Though this was not the case, I put all of my hard work and effort into training into building up my physical being so that I was able to execute on the field. I had been putting my schoolwork in total disregard. This made me just take a step back and look at what I'm doing and what I wanted to do. I realized that I was not happy with what I had chosen to do.
"I have to change; is it too late?" I thought.
It's kind of funny how life throws curve balls at you and as things began to turn around for the best, I ended up pregnant. This put a huge stick in the road because I hadn't prepared for this. Remembering my principles, I chose to take on the responsibility and become a mother. By putting my dreams aside, I was able to understand and be more connected socially. When you have children, certain things become clearer and easily put into perspective than without.
Today, I am a stay at home mom of two, podcast host, community leader, author and owner. I don’t think that I would have been able to do all of this without the support of my family, close connections and network.
My work is not over. Every day, I try to empower those around me to see in themselves what they have yet to see. Holding the mirror up is something that I and my tribe of business leaders follow to help inspire others to be their own version of greatness. Because in this amazing world of beauty the most unique and majestic experience is when you can just be yourself.
Q: What was your “aha” moment when you realized you wanted to study sustainability?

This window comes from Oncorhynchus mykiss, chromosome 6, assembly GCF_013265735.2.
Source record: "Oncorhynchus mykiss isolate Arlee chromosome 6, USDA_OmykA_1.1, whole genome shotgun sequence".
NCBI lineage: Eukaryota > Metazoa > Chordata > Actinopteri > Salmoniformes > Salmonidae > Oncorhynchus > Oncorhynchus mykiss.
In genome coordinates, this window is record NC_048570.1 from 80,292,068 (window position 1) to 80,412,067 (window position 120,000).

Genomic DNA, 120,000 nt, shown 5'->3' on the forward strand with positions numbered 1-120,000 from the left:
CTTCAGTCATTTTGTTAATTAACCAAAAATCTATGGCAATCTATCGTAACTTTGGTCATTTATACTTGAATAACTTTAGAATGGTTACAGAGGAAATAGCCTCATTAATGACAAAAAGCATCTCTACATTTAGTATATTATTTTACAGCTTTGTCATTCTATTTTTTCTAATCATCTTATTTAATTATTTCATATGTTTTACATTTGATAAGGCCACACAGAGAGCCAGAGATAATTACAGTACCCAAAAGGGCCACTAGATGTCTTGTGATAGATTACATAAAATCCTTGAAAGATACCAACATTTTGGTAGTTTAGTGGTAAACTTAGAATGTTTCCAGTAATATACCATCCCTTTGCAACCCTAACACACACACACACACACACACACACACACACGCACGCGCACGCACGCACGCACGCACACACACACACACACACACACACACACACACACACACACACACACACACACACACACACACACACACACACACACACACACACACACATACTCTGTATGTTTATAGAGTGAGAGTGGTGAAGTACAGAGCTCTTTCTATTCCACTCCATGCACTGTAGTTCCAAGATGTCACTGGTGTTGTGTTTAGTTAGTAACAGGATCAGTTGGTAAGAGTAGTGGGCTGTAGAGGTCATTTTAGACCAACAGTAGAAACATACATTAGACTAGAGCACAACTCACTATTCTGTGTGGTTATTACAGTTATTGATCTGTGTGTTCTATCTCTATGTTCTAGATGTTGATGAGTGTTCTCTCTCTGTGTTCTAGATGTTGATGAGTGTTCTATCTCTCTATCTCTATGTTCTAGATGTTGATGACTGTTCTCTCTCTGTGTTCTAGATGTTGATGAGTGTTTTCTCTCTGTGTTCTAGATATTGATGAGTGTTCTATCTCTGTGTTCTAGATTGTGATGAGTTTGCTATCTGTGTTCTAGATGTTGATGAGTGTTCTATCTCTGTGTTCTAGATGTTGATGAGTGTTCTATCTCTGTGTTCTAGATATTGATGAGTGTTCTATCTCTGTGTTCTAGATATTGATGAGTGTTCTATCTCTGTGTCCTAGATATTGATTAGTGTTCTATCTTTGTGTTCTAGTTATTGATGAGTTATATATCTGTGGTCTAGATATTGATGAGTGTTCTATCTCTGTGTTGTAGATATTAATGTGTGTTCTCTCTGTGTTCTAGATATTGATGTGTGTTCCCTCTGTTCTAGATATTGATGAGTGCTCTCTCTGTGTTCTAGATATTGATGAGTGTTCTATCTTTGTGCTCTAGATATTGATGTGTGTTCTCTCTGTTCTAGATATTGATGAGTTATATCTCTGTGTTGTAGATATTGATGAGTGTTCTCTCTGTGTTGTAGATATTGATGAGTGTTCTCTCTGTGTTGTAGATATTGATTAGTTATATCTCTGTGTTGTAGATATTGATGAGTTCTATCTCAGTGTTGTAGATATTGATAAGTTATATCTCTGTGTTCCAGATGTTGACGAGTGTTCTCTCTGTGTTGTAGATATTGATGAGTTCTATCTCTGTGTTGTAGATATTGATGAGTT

A: I ended up returning to school later on where I initially chose to pursue an interior design degree. However, I wanted to approach it in a way of knowledge in policy and the way it impacts larger populations. To do that, I would have required extra schooling so I just decided to look for sustainability degree options.
Q: Why did you choose Arizona State University and the School of Sustainability?
A: I was drawn to ASU and the School of Sustainability after reading many reviews about the school, the curriculum and the outcome of the degree. It seemed to be really fitting and resonated with my end goal to help create innovative, equitable and regenerative solutions.
Q: How do you envision applying sustainability to your future career?
A: I hope to become an influential leader in sustainability, using biophilic and sustainable development to create equitable development for lower income areas. I would also like to do this while fighting for fair policies and access to resources for the preservation of humanity. I believe in building up the spirit and encouraging more morality and dignity to create a platform that develops a prosperous future where ecological gentrification is reduced.